Author selling Books on Rosicrucianism and Books on Secret Traditions

Time Slips

I have long been fascinated with the concept of the ‘Platonic soulmate', where two people feel they are linked in a significant or extraordinary way. If I may speak from the heart, the most powerful lines in cinematic history that have always resonated with me are the words of Bernstein in ‘Citizen Kane'. I quote:

“A fellow will remember a lot of things you wouldn't think he'd remember. You take me. One day, back in 1896, I was crossing over to Jersey on the ferry, and as we pulled out, there was another ferry pulling in, and on it there was a girl waiting to get off. A white dress she had on. She was carrying a white parasol. I only saw her for one second. She didn't see me at all, but I'll bet a month hasn't gone by since that I haven't thought of that girl.”

Perhaps some of you will connect with those sentiments, as I have. Indeed, those familiar with the C12th poet Dante Alighieri will recognise in these words how he fell instantly in love with Beatrice, the main inspiration for his Vita Nuova who appears as one of his guides in the masterpiece La Divina Commedia. Yet the two never met as adults, and through his poetry she became the paradigm of so-called “courtly love”. Dante's experience of this love may have been typical, but his expression of it was very unique
Another influence on my early musings as a teen came about when I first watched Richard Matheson's incredible screenplay of his 1975 novel ‘Bid Time Return' in the Christoper Reeve / Jane Seymour movie ‘Somewhere in Time'. The events in the movie - where playwright Richard Collier falls in love with an Edwardian photograph of a deceased woman from an earlier time - are actually biographical. Matheson had visited the opera house in Virginia City, Nevada, and had been love struck by a photo of Maude Adams, an Edwardian stage actress of haunting beauty. In the novel, the character Elise McKenna. This forlorn love, like Dante's, inspired him to write a story about how love transcends time.

There are at least three lines of enquiry regarding this concept. The first is that of the Jungian concept of the “anima” or the feminine part of a man's personality. The second is the irrational part of the soul, that of feelings, particularly of love. The third, which has most engaged my thoughts for the best part of a half century, is the idea of time as being non-linear, as relative to each of us, so that we can connect with minds that have lived before our time. This is a theory that engaged me, and we see it played out in the way the soul of Beatrice guides Dante through purgatory to the gates of heaven, and just as Richard Collier goes back in time through sheer will power to be with Elise McKenna. One soul, one mind, one love, but two people incarnated in different times.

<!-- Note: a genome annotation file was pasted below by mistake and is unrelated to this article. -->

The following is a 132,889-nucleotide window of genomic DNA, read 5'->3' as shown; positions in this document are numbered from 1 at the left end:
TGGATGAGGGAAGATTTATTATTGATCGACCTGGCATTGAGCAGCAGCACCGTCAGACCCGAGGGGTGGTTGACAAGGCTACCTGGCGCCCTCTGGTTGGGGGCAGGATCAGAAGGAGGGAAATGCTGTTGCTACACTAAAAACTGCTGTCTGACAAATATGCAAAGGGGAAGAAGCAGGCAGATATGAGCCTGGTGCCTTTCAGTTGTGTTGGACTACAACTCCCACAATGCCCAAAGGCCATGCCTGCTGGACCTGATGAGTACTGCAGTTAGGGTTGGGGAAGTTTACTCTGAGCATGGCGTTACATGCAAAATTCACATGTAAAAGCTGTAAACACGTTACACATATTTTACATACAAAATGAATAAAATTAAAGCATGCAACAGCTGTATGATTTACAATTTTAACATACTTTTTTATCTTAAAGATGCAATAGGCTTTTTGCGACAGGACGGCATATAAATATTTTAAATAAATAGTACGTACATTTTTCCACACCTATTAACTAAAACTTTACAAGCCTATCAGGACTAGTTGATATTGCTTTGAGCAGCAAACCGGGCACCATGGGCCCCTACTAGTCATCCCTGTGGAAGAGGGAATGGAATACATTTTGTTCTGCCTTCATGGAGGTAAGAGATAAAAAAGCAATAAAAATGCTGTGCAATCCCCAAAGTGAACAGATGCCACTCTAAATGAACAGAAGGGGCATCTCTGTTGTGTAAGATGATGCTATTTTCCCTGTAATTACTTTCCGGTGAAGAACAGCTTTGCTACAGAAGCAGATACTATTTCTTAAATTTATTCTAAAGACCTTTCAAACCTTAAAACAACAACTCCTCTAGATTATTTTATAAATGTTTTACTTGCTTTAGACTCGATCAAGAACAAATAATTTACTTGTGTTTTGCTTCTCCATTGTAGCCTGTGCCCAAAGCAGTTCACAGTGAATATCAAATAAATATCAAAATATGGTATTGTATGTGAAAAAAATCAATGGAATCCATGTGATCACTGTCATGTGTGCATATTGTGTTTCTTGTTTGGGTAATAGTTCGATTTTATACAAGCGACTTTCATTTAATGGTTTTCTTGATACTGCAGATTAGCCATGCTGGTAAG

Time is a very interesting concept too. It is that part of existence which is measured in minutes, days, years, or this process considered as a whole. Yet these are human concepts. What if time is more malleable, and does not run from “Point A” to “Point B” in an irreversible way as we age and die? What if it is more fluid and susceptible to the influence of the Thought and Will of our mind than we are led to believe?

One of the reasons that we look in a mirror aghast at our physical ageing is precisely because our mind, on a quantum level, is comprised of energy understood as “light” that does not and cannot change. What, then, if mind (or what the ancients called our immortal “soul”) can connect with the disembodied mind - and indeed events - of the past? Might this explain the so-called “time slip” event and a whole raft of ‘supernatural' phenomena, such as hauntings and fleeting glimpses of the past being played out around us? What does science, religion and folklore have to say about such things, and is there any common connection between them?

I will shortly be publishing my latest book on time slip phenomena, in which I will consider these concepts and others in light of several reported case studies. The project is made in conjunction with John Meek of ‘The New Hiram's Highlights Division of Ninaki's Highlights' in Bulgaria. It has been an exciting and fascinating journey, and one which I hope will be of interest to you all.

Details to follow.

Coming Soon


This article is the copyright (c) of M.R. Osborne, 2022